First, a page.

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Buliding my own External Hard Drive. Please lend assistance

by AHammer16 / June 1, 2008 6:30 AM PDT

I am looking to build my own external hard drive for back up purposes. I have been looking at pre-fab external drives and have been scared by reviews on some great brands that tell of drive failure out of the box or in 4-5 months.

Should I just get a Pre-fab drive or build my own? Does any one have any reccomendations for Pre-fab external hard drives? I am looking for 500-750GB capacity for a Windows Vista machine.

Or should I build my own? I dont even know where to begin. I assume the enclousures come with power supplys built in as well as the interface cable, usb or firewire. Can some one give me a reasonable primer on building you own external drive?


Thanks for your time and suggestions in advance.
AHammer16

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Re: building your own drive.

I would call it "assembling". It's an enclosure and a drive. Open the box, snap the disk in (like you do with an internal drive), fasten the disk and close the box again.

The most important point: the disk should match the enclosure. They come in 3 variants: SATA, 3.5" IDE and 2.5" IDE. The last is a laptop-size drive and the capacity will be too low for your requirements.

The points of interest for the case:
- USB-interface?
- Firewire-interface?
- Ethernet-interface (so you can connect it as a shared device directly to your router in stead of connecting it to a PC)?
- does it need an external power supply, a wall outlet or is it USB-powered?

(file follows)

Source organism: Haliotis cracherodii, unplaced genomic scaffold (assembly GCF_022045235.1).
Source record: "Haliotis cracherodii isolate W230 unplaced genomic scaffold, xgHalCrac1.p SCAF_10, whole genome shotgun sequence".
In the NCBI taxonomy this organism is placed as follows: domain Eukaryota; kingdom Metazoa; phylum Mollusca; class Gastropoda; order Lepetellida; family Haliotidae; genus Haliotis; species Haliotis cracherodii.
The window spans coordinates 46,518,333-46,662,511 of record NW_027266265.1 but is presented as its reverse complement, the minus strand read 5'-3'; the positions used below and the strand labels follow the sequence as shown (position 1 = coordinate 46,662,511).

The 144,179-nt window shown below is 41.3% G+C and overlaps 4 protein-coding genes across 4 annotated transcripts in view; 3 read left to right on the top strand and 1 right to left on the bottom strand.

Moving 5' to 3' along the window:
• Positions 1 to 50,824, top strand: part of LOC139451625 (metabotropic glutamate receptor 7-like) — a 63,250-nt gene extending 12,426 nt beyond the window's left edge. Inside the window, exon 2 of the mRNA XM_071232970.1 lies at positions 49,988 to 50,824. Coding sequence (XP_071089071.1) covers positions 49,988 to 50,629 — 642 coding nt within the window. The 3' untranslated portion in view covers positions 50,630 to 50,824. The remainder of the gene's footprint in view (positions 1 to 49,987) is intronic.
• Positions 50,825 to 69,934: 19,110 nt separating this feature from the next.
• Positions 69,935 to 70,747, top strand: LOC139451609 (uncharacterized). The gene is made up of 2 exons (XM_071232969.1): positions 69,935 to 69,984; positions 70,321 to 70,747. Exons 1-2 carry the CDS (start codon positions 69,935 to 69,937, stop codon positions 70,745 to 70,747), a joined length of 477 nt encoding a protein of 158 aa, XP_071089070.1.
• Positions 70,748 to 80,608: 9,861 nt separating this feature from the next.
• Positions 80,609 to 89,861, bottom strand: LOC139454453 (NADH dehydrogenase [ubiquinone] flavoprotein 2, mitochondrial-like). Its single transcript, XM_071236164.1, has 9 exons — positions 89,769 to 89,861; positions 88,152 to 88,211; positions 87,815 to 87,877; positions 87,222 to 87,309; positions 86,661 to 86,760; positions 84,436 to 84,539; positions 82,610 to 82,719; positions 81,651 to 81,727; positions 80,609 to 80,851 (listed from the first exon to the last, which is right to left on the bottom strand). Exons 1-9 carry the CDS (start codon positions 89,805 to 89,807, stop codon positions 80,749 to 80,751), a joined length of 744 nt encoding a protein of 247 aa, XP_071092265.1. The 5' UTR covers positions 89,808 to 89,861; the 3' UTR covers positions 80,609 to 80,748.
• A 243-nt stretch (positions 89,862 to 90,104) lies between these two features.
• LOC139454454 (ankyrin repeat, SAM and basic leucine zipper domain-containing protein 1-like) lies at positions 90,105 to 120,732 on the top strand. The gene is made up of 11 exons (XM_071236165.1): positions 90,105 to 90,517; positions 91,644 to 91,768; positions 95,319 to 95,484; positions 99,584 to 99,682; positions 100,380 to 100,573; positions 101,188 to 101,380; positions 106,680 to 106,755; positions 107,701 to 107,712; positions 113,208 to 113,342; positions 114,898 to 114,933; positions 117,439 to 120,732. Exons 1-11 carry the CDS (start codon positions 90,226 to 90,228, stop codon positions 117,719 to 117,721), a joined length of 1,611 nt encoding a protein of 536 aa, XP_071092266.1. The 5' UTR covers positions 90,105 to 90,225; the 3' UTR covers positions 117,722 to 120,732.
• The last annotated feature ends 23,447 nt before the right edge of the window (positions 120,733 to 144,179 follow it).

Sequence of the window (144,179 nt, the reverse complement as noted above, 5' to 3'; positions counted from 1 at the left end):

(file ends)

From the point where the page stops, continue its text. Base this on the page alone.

- size and weight if you need to transport it
- do you like how it looks
- do you have a place to put it in the preferred position (horizontal or vertical)

Hope this helps.


Kees

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Advantages/disadvantages

One advantage of building your own is you get to select the actual drive you want and you get the full warranty. You can buy the same drive in a ready-made external and end up with a 1 year package even if the drive alone gives 5 years of warranty. Now, if you want some sort of automatic backup software, these will come with many of the ready-mades. Hope that helps with your decision but putting one together isn't hard at all.

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I have it assembled now what?
by AHammer16 / June 10, 2008 6:13 AM PDT

With your advice I purchased a 3.5" 500 gb seagate sata drive and an appropriate enclousure. I have heard that i need to format or re format the drive to operate on my machine. How do i go about this?

I have a Windows Vista machine. Any help would be greatly appreciated.
Thanks again for the help

AHammer

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The XP way. . .
by Coryphaeus / June 13, 2008 5:11 AM PDT

Vista should be close. In XP, with the new drive plugged in and powered up:

Control Panel.
Administrative Tools.
Computer Management.
On the left, Disk Management.
On the right, your new drive should be listed. Right click it and Activate, then format.

Done.

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Keep it cool!
by BassBinDevil / June 20, 2008 12:37 PM PDT

In my experience, the biggest killer of hard drives is heat. This means you'd better have fan cooling... a drive just sitting, powered-up, will get hot to the touch. You can use a program like HDtune http://www.hdtune.com to view the drive's internal temperature sensor, if you can't feel the drive directly.

The fan should be arranged to either blow or draw outside air over the drive, and exhaust it the other end of the case after flowing over and around the drive. With adequate cooling, the drive won't even be warm to the touch, and could last until it is obsolete.

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Cool
by AHammer16 / June 23, 2008 5:22 AM PDT
In reply to: Keep it cool!

Yeah i was aware of the heat issue. I got a case with out a fan though. I am using the drive once or twice a month to back-up my Music and photos. It is not powered up constantly. Thanks for the heads up.

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